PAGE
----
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Iran's government threatens access to social media amid protests

Iranian students protest at Tehran University yesterday during a demonstration driven by anger over economic problems. Photo: AP

As pro-reform protests grow to tens of thousands and spread across Iran, the repressive, authoritarian government is warning of an "iron fist" response, and threatened access to social media:

Pavel Durov, the CEO of Telegram, a popular messaging app, tweeted: "Iranian authorities are blocking access to Telegram for the majority of Iranians after our public refusal to shut down ... peacefully protesting channels." Telegram then blocked one of its channels — amadnews — which was encouraging users to engage in violent protests and use Molotov cocktails against police officers.

  • The government said it also would temporarily restrict access Instagram. (Reuters)
  • Interior Minister Rahmani Fazli warned that what he called the misuse of social networks was "causing violence and fear," and that "such behavior will be smashed." (CNN)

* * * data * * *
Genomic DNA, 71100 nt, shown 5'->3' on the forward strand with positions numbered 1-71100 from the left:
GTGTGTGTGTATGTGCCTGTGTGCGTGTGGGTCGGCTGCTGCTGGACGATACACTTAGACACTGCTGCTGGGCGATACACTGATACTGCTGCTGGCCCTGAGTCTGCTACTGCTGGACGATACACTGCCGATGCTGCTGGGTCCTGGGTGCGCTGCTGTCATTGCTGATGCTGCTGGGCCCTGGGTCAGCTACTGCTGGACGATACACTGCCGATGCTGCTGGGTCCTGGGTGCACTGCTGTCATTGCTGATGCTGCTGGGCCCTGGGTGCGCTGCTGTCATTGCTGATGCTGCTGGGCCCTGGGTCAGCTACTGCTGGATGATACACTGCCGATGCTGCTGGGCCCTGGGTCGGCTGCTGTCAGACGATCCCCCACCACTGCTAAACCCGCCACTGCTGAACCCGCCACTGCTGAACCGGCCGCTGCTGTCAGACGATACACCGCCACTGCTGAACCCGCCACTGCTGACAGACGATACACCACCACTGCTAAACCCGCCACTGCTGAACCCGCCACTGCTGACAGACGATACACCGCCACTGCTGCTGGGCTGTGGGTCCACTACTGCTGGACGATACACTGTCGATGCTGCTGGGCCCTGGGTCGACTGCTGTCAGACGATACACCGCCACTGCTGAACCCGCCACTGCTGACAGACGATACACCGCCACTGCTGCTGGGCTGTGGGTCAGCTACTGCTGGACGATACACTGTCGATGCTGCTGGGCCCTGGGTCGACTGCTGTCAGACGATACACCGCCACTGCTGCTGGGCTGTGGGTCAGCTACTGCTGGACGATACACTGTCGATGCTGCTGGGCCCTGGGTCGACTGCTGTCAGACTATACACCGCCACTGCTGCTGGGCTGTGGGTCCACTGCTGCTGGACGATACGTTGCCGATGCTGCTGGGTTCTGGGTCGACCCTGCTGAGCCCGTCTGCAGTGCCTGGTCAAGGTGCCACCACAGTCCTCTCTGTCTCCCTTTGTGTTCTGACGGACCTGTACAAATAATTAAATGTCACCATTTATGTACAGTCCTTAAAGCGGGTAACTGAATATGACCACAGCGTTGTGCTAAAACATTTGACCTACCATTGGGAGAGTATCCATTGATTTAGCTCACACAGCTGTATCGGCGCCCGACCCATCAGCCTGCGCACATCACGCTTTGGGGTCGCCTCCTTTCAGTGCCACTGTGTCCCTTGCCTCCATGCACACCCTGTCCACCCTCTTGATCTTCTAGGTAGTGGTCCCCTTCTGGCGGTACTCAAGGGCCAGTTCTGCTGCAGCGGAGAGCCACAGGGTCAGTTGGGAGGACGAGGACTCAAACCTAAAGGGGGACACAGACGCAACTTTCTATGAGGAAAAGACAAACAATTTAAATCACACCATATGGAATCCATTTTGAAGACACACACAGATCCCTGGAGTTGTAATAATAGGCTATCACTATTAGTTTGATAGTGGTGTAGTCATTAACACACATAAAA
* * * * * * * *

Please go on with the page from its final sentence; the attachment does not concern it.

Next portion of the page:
• Two demonstrators have been killed, and dozens arrested. (AFP)
  • The protests "began in the north-east as an outcry against economic hardship and rising prices, but turned political in many places, with slogans chanted against Supreme Leader Ayatollah Ali Khamenei, President Hassan Rouhani and Iran's interventionist foreign policy in the region." (BBC)

Why it matters, via CNN: "The largest public display of discontent in Iran since the 2009 Green Movement has brought ... a scene ... unfathomable a decade ago — protesters challenging the rule of Supreme Leader Ayatollah Khamenei.

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